Brewers, Nats are “out in front” on Carl Pavano

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I spent this morning at the doctor’s office getting my annual checkup.  First one since, like, 2003, so I should probably look up the term “annual.”  In any event it went well.  When my doctor asked me if I’m still practicing law I told him no, that I was a baseball blogger.  I got the same response I normally get when I say that: “really?”  That’s combined with a face that basically says “that’s a job?”  Alas.  He was nice, though: as soon as he said that he asked me if I’ve ever seen “that PBS documentary about baseball.  The one with all of the old footage in it. Kind of goes over the whole history?”  I’m beginning to suspect that my doctor isn’t the biggest baseball fan.

Anyway: back to the grind:

Nick Cafardo of the Boston Globe tells us that the Brewers and Nationals are “out in front” in the “Carl Pavano sweepstakes.” Just like I can tell what my doctor’s facial expressions mean, I can detect tone from certain tweets, and I think Mr. Cafardo is being sarcastic in calling this a “sweepstakes.”

Not that Pavano wouldn’t be a prize. Especially for the Brewers, whose starting pitching was a freakin’ train wreck last season.  Pavano would be a nice addition. Between that and the Brewers deciding that they’re going to keep Prince Fielder, one gets the sense that they’re really going to try and go for it next year.

Boston is naming a street after David Ortiz

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The Red Sox are going to retire David Ortiz’s number 34 tomorrow. The City of Boston is going to give Ortiz a different honor: they’re going to name a street after him.

The street: Yawkey Way Extension, which will be renamed David Ortiz Drive. Note: this is not the Yawkey Way that runs outside of Fenway Park. This is the, duh, extension of it beyond Brookline Avenue just to the northwest. See here, via Google Maps:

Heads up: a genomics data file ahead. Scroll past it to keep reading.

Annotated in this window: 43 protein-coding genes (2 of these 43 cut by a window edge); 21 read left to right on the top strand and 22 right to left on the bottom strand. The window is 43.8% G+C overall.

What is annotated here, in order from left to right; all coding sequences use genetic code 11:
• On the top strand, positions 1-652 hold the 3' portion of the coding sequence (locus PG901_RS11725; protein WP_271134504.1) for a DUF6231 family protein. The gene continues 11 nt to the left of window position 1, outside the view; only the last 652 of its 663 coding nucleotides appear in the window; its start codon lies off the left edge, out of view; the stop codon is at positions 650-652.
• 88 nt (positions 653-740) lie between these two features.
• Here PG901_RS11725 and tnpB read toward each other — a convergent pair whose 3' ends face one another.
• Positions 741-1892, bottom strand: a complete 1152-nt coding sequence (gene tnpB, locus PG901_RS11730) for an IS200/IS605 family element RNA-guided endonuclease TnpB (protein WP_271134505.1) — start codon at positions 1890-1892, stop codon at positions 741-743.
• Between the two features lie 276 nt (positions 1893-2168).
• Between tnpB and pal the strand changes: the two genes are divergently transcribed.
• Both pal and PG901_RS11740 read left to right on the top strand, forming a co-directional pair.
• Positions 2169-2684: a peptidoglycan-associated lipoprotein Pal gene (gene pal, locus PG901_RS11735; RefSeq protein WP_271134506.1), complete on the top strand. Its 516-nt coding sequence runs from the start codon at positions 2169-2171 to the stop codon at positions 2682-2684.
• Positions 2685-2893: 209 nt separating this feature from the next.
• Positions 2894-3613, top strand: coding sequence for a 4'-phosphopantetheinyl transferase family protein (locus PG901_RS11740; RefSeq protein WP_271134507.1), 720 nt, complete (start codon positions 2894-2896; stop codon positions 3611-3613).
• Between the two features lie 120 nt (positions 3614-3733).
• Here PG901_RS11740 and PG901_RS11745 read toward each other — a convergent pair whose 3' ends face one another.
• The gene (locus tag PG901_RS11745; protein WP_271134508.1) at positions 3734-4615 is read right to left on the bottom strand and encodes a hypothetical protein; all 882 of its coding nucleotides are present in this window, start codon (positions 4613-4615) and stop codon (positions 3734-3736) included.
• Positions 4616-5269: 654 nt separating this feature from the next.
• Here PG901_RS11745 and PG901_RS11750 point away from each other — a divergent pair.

There is already a David Ortiz Bridge, which is the bridge that takes Brookline over the Turnpike just north of what will now be David Ortiz Way.

Now: rename Yawkey Way and we’re really cooking with gas.

Yoenis Cespedes advises younger player to hustle

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Bill wrote last night about Yasiel Puig admiring a homer and raising the ire of the New York Mets because of it. I expanded on that some in the recaps. As far as significant baseball events go, it ain’t one. It’s just a silly thing that happened in one of 15 games and is, at best a minor footnote in the Chronicle of the Unwritten Rules.

But it does deserve one more post, because I missed something from it all. This passage from the AP recap of the game:

“He disrespected us,” Flores said. “I think there’s a way to enjoy a home run. That was too much.”

Between innings, Mets veteran Jose Reyes and outfielder Yoenis Cespedes, also from Cuba, spoke with Puig on the field.

“After I talked to Cespedes, he told me, `Try to run a little bit faster,’ and tried to give me some advice,” Puig said through a translator. “I don’t look at it that way, but it is what it is.”

Because, obviously, when you think about respect, professionalism, decorum and the proper way to comport oneself, you think about Jose Reyes. And when you think about hustle, you think about Yoenis Cespedes.